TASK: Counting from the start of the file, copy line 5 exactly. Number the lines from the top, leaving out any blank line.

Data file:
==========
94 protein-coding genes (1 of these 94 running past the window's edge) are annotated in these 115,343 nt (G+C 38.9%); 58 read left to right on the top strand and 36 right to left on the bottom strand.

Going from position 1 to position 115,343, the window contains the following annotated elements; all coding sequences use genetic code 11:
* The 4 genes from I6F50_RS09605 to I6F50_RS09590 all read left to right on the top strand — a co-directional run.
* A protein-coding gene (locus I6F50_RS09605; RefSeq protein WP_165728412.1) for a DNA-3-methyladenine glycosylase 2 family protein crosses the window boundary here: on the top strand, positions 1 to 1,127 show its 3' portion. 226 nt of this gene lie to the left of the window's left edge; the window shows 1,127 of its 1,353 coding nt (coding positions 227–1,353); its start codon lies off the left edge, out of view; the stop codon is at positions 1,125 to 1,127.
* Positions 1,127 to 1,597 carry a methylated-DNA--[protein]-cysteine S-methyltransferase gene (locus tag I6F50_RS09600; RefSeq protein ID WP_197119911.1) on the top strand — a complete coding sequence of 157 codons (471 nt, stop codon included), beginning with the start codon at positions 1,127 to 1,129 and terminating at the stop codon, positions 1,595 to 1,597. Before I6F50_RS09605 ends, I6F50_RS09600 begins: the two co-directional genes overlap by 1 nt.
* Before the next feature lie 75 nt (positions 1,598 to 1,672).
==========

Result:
* Positions 1,127 to 1,597 carry a methylated-DNA--[protein]-cysteine S-methyltransferase gene (locus tag I6F50_RS09600; RefSeq protein ID WP_197119911.1) on the top strand — a complete coding sequence of 157 codons (471 nt, stop codon included), beginning with the start codon at positions 1,127 to 1,129 and terminating at the stop codon, positions 1,595 to 1,597. Before I6F50_RS09605 ends, I6F50_RS09600 begins: the two co-directional genes overlap by 1 nt.